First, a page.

# Java O(n) DP Solution

• ``````public class Solution {
public int findMinMoves(int[] machines) {
int total = 0, target = 0, result = 0, n = machines.length;
for (int d : machines) total += d;
if (total == 0) return 0;
if (total % n != 0) return -1;
target = total / n;

int[] move = new int[n];
for (int i = 0; i < n - 1; i++) {
if (machines[i] > target) {
move[i] += machines[i] - target;
machines[i + 1] += machines[i] - target;
machines[i] = target;
result = Math.max(result, move[i]);
}
else {
move[i + 1] = target - machines[i];
machines[i + 1] -= target - machines[i];
machines[i] = target;
result = Math.max(result, move[i + 1]);
}
}

return result;
}
}
``````

• @shawngao Thank you for your solution! I am doubled why you call it by Dynamic Programming. This problem is difiicult for me since I find it hard to abstract to a model or algorithm I am familiar with. I will appreciate if you could explain more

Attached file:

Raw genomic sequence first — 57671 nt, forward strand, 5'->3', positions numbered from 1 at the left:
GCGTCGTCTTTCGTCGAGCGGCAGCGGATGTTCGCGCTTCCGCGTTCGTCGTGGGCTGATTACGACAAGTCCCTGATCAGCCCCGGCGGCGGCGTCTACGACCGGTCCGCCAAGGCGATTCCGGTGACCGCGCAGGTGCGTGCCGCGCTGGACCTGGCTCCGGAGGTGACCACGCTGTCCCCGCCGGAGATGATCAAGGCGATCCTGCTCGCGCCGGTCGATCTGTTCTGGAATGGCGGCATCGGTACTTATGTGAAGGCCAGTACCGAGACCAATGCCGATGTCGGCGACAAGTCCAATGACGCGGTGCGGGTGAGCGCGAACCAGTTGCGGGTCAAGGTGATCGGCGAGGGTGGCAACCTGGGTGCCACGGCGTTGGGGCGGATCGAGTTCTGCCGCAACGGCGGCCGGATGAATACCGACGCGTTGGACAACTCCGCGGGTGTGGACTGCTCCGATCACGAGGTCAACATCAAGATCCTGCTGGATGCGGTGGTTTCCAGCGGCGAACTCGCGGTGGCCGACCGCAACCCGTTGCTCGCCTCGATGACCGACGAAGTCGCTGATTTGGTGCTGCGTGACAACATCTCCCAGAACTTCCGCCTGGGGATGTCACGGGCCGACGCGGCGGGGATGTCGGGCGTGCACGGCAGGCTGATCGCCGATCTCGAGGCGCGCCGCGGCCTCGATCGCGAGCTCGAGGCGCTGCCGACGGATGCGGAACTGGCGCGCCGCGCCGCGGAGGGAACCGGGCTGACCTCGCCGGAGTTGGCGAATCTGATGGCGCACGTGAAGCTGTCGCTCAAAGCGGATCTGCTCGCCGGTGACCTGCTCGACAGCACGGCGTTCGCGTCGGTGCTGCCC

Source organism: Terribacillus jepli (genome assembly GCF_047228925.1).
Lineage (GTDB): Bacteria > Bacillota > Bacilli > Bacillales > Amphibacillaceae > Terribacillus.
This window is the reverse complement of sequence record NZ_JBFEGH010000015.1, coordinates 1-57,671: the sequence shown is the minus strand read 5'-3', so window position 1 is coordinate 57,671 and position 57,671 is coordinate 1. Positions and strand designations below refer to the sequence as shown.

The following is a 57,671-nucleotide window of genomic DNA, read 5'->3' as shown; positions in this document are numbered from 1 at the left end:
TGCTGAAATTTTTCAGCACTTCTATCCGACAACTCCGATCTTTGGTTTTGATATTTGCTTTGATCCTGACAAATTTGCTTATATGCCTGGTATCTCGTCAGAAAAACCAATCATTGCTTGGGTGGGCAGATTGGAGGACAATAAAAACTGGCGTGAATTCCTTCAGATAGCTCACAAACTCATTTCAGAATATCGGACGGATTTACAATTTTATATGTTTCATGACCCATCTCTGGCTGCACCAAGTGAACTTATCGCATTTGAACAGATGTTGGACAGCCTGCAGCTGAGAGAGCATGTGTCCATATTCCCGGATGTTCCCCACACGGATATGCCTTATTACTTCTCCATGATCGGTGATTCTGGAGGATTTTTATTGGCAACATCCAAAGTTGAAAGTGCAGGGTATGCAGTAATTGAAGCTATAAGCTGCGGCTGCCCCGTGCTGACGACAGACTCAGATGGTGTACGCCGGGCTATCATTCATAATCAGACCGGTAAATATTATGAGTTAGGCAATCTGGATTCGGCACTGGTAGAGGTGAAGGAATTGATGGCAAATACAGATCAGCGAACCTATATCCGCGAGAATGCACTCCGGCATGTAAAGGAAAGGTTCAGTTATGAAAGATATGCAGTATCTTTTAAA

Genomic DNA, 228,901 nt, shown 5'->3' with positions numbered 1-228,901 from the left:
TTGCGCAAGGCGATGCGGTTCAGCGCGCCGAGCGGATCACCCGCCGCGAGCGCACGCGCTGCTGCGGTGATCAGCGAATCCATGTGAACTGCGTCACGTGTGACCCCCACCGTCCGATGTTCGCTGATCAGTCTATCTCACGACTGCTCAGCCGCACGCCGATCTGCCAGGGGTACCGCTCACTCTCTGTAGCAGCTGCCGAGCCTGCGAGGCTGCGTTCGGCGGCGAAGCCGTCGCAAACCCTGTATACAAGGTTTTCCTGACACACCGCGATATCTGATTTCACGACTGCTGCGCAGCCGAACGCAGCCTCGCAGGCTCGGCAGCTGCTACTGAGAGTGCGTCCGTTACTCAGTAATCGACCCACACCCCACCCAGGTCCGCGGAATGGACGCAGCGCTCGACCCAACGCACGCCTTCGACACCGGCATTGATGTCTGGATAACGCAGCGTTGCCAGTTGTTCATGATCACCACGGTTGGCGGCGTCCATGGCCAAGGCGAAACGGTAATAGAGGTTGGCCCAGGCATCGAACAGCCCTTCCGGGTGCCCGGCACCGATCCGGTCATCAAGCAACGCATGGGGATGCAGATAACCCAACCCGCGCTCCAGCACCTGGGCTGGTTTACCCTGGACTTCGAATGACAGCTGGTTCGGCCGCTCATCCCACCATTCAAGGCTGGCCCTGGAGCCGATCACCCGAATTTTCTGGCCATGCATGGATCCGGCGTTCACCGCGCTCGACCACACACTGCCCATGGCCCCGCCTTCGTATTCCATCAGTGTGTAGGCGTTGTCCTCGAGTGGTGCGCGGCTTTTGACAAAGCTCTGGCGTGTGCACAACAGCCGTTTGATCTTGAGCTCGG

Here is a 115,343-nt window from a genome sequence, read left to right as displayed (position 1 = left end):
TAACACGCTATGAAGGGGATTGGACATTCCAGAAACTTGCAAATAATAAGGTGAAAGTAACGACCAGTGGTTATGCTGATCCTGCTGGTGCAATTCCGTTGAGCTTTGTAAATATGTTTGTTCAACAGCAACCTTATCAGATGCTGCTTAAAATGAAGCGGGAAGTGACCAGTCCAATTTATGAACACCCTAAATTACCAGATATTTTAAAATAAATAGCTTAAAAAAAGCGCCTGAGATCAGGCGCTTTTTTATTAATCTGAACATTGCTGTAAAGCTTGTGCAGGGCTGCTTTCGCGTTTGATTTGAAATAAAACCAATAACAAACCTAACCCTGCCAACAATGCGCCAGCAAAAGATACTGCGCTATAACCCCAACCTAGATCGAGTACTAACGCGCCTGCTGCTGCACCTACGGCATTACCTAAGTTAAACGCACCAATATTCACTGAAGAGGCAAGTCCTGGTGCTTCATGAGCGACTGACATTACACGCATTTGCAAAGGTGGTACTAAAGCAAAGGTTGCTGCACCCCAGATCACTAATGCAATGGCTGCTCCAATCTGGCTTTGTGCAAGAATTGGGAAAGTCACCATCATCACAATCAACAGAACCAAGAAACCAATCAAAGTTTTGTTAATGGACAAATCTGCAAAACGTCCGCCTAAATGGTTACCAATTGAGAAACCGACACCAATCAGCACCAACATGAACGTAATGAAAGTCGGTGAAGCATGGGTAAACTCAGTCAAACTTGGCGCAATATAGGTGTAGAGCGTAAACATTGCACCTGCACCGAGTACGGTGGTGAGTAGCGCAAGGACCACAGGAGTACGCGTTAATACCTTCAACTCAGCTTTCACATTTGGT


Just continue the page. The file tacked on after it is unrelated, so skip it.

• @victorzhang21503 I think he is trying to find the peak who give the most items to two side, which is equal to the maximum movement.

• I don't think this is DP solution

• I appreciate this nice and clean code. I was first attracted by "DP" in the topic. However, it's not DP. It's more like a deduction rather than optimal substructure.

One insight I want to add:
You could consider this problem as a pipeline, and the bandwidth of pipeline is "1". From the leftist machine to the right, the water flows in / out. To get the balanced state, calculate how many times you need to use this pipeline.

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